Home / Component / CPU / AMD Ryzen Threadripper 3990X CPU Review

AMD Ryzen Threadripper 3990X CPU Review

Rating: 9.0.

I think it is fair to say that most people were surprised when AMD announced the plans to launch a sixty-four core High-End Desktop (HEDT) processor. The previous highest core count processors seen on the HEDT platforms came in at 32 cores, so shifting gears to 64 cores is a monumental upgrade and it gives AMD a CPU for which Intel has no true competitor at a price point even remotely similar.

Watch via our Vimeo Channel (Below) or over on YouTube at 2160p HERE

00:16 The AMD Ryzen Threadripper 3990X!
00:40 Processor details and overview
02:50 Test System Details
04:38 CPU clock performance details
05:29 Overclocking 64 cores is challenging !
06:27 IceGiant ProSiphon Elite Cooler Prototype Teaser for later !
06:45 Some (amazing) performance results
11:10 Why would you need this processor and what are the potential issues?
15:20 Power Consumption results
16:47 Power Consumption performance per watt
17:45 Wraith Ripper Temperatures
18:51 IceGiant ProSiphon Elite Prototype Cooler
21:10 ProSiphon Elite Performance results (wow!)
24:46 AMD 3990X – how good is it and do you really need it?
28:32 Threadripper 3000 and TRX40 platform lead the way – here is why.
29:54 Scaling discussion and adoption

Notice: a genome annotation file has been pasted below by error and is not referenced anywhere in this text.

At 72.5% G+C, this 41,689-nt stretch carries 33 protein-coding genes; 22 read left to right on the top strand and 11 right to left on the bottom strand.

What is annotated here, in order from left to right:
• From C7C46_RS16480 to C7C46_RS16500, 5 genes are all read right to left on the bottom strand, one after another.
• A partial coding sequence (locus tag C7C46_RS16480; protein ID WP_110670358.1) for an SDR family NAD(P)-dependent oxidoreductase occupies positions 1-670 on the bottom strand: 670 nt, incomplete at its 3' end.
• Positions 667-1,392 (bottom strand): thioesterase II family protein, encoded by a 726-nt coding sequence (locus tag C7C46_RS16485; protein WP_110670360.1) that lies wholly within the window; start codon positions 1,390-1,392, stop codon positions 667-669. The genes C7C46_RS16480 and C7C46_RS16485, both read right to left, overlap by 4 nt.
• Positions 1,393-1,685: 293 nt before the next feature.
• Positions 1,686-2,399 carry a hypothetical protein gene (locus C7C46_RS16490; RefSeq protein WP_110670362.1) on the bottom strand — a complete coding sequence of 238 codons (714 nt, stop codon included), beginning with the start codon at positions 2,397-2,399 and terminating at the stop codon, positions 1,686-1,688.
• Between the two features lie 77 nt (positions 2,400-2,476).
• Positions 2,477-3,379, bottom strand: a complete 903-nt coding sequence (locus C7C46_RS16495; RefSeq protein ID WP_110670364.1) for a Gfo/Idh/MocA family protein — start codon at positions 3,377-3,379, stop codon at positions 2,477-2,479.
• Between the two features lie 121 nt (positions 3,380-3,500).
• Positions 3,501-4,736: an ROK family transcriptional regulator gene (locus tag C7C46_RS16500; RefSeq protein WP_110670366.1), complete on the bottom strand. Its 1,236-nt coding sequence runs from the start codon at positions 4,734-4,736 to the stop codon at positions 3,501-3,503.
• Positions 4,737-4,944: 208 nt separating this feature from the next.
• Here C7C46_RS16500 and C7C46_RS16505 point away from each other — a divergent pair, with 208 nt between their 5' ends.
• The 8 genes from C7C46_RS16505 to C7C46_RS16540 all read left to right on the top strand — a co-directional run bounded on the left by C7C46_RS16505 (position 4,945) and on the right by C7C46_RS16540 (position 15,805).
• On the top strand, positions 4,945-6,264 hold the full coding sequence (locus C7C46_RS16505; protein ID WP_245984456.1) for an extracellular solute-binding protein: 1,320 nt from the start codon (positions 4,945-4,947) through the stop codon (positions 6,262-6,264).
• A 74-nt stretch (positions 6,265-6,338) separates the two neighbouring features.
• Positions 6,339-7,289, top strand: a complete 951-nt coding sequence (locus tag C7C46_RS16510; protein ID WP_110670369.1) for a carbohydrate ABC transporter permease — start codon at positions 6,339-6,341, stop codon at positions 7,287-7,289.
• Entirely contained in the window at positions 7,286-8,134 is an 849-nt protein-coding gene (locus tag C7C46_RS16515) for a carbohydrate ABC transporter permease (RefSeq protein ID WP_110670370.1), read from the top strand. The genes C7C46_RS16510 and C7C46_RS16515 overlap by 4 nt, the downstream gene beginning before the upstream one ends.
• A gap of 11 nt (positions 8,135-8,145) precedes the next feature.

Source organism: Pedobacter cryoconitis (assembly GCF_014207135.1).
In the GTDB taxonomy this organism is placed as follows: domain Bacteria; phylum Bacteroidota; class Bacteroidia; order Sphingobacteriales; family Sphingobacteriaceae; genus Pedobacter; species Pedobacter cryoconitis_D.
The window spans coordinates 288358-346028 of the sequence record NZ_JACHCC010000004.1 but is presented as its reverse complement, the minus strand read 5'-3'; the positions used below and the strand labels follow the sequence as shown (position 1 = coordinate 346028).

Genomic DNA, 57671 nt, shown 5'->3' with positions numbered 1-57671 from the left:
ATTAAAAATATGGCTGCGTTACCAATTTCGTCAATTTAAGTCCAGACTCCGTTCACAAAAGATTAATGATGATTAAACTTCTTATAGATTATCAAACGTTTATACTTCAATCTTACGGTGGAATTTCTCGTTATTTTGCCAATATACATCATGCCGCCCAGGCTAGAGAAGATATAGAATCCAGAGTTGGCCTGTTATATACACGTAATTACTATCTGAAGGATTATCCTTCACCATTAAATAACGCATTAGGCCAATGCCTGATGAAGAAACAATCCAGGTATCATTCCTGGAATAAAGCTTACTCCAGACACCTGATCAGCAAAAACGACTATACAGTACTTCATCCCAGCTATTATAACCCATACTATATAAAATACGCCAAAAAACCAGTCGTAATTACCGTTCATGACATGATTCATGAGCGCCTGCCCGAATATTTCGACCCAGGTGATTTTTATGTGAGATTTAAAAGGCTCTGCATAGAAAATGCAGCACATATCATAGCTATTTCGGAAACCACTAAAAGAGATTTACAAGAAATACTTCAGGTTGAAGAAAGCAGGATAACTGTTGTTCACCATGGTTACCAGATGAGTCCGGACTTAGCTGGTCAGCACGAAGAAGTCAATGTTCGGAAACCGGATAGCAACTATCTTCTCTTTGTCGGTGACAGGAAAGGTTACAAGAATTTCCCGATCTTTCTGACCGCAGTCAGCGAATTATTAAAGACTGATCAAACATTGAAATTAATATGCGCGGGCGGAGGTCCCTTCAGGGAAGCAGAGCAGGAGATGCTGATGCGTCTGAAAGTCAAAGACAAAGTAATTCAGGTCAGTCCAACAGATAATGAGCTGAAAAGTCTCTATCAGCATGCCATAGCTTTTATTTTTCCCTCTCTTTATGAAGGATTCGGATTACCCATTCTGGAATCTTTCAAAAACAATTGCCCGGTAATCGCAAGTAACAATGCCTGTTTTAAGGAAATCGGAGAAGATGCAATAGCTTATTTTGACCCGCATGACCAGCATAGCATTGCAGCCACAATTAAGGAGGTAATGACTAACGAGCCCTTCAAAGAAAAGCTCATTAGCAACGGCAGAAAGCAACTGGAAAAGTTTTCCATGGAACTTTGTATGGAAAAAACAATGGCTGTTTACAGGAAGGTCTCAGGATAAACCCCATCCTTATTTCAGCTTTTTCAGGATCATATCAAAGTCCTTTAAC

31:21 Business uses
32:41 KitGuru’s closing thoughts

As this is a Threadripper 3000 CPU that slots into the TRX40 platform, we strongly encourage you to read our Ryzen Threadripper 3960X and 3970X launch review for a more in-depth overview of the platform. There are, however, several key differences for the 3990X versus its lower core count siblings.

Starting with the obvious, this is a 64-core, 128-thread processor with a $3990 USD price tag and 280W TDP rating. Helping stick to the 280W budget sees AMD deploying the 3990X with a base clock of 2.9GHz and maximum boost speeds 200MHz below its siblings, at 4.3GHz. The Zen 2-based chip is built using TSMC 7nm process technology and AMD’s distinguished chiplet design approach.

You still get the same 0.5MB serving of L2 cache per core but, this time, there are more cores which results in more cache. The same is true for L3 cache which is deployed on a per-CCD basis and therefore allows the eight-CCD 3990X to ship with 256MB.

With the key differences highlighted and much of the remaining Ryzen Threadripper 3990X’s information already known, let’s jump into the testing.

Become a Patron!

Check Also

Intel 11th Gen. Tiger Lake – benchmarks!

Intel is deeply excited about their imminent 11th Gen. Tiger Lake mobile CPU which is due to go on sale at the end of September. We know this because Intel sent us a sample of Tiger Lake in an MSI laptop so we could take a good look for ourselves and also share the benchmark results with our KitGuru audience.